As we rattle through 2016 in continual search for things to play on our shiny Netflix-machines, in retrospect have you ever taken the time to think how well the titles of yesteryear are going to stand the test of time?
Aside from The Last of Us - which remains one of the only games with enough weight behind it to contend with anything in the filmic or literary world - the most popularly discussed works our medium has produced are the likes of Grand Theft Auto, Call of Duty and Assassin's Creed. Games which respectively, are about murdering thousands of people, shooting an entire armoury full of guns, or just stabbing people in the face.
They certainly don't bode well when held up against the Shawshank Redemptions or Nineteen Eighty-Fours of this world.
Instead, although 2013 became the year that gaming made the cultural leap into mainstream recognition as an artform, it remains that the best examples of these larger ideas are barely prevalent in the titles that sell the most.
If you were to look at Grand Theft Auto as a serious comment on American society you're more likely to be terrified at their portrayal of torture, just as much as if you were looking for strong females you'd have to wade through a sea of large breasted warrior-women to find any who demand some respect. Many gamers know how ludicrous our beloved medium is and exactly where it came from, but for those on the outside looking in, it can be a troublesome and muddied view of what's on offer.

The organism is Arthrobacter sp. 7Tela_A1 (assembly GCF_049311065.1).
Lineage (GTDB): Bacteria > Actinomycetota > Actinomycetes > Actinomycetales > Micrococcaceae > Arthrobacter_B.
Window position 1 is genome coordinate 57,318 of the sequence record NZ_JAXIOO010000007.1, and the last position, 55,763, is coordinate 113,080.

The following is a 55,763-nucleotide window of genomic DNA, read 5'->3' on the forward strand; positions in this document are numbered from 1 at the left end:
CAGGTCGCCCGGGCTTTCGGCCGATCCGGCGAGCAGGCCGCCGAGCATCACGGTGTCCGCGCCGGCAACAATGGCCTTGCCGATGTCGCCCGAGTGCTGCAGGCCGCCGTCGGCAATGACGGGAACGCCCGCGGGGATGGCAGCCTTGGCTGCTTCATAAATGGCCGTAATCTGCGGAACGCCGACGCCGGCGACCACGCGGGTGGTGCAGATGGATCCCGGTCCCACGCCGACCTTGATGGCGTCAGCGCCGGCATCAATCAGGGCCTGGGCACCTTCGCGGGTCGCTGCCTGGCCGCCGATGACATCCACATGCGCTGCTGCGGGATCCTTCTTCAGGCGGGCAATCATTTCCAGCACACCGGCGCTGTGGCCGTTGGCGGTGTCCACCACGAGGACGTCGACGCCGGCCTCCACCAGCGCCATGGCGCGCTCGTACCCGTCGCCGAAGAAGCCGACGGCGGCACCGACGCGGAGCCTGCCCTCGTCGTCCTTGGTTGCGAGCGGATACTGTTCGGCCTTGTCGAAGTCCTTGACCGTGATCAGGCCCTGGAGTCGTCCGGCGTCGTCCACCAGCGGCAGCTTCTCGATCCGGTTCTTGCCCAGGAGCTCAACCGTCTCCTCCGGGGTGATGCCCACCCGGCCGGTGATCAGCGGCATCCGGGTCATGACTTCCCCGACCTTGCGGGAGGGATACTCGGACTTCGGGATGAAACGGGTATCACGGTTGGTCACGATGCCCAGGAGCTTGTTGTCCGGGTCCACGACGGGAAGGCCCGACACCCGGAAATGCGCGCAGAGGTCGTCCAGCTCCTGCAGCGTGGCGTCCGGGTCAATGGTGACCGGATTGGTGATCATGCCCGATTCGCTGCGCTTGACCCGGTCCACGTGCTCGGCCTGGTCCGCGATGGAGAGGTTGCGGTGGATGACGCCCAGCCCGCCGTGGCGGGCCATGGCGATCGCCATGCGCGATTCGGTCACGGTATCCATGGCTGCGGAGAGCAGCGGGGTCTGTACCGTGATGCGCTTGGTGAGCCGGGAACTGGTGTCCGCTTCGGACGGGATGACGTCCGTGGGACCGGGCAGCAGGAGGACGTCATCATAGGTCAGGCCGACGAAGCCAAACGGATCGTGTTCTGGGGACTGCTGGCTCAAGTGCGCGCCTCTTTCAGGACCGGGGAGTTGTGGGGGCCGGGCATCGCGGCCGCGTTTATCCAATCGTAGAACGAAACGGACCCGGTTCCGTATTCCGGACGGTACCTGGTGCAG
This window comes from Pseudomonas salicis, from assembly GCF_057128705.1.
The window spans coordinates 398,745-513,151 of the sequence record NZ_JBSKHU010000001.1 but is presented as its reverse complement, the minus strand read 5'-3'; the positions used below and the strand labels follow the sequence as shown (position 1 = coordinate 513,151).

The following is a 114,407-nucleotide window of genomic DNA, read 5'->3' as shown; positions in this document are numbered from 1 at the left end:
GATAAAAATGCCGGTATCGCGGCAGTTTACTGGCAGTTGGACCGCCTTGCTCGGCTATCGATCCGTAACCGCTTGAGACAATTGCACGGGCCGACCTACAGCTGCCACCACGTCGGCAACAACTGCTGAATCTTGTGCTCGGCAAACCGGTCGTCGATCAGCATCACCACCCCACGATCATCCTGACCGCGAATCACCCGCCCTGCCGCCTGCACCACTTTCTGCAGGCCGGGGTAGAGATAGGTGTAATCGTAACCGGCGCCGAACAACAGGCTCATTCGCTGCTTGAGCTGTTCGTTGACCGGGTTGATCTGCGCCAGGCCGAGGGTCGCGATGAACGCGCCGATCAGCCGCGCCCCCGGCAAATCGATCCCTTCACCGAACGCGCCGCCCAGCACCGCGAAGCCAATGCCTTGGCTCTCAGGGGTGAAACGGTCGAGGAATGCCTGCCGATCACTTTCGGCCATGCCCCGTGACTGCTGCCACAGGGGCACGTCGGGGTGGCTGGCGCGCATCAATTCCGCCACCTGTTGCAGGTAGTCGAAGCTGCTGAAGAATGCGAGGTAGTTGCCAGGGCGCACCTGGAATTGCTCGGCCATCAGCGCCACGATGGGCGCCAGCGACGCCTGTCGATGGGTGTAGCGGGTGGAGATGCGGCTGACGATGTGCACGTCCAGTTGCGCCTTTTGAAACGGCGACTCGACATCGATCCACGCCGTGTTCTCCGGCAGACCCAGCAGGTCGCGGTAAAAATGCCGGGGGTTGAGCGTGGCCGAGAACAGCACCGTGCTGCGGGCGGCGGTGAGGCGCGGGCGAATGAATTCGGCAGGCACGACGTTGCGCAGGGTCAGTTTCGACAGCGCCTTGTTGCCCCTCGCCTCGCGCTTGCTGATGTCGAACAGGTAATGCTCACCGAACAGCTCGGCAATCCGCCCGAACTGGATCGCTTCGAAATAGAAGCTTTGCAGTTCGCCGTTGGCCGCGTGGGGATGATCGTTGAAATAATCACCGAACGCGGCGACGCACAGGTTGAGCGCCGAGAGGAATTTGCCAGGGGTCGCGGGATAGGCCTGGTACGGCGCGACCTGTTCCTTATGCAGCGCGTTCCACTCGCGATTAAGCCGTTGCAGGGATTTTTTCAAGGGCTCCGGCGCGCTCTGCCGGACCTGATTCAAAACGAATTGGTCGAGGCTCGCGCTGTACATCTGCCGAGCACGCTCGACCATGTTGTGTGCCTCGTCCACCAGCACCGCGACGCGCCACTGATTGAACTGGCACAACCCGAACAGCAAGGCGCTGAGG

In something similar to when people recanting a story say "You really had to be there", these are the games that will always require a little bit of breaking down to understand their appeal.
10. Dead Or Alive
Give it say another 10 years, what will the DOA series be remembered for? Will it be the incredibly easy to get used to, hard-to-master fighting system? The exquisitely well-animated characters?
The showcase of one Ryu Hayabusa who would also star in the stupidly-hard Ninja Gaiden games?
No, of course not, it'll be because each female character had busoms so out of control they threatened to put someone's eye out. Many gamers got their first look at the series on the original playstation, and as the series made the leap to Dreamcast and PS2 the increased graphical wallop also meant the 'boob physics' (as they've become to be known as) increased tenfold in the rendering department.
In short, what was once a completely ridiculous physics-based inclusion in the first game, was now controllable by how high you set the 'Age' slider in the options. Therefore if you told the game you were older you'd get bigger, bouncier boobs. So what did an entire generation of borderline-teenage boy gamers say their age was? 99.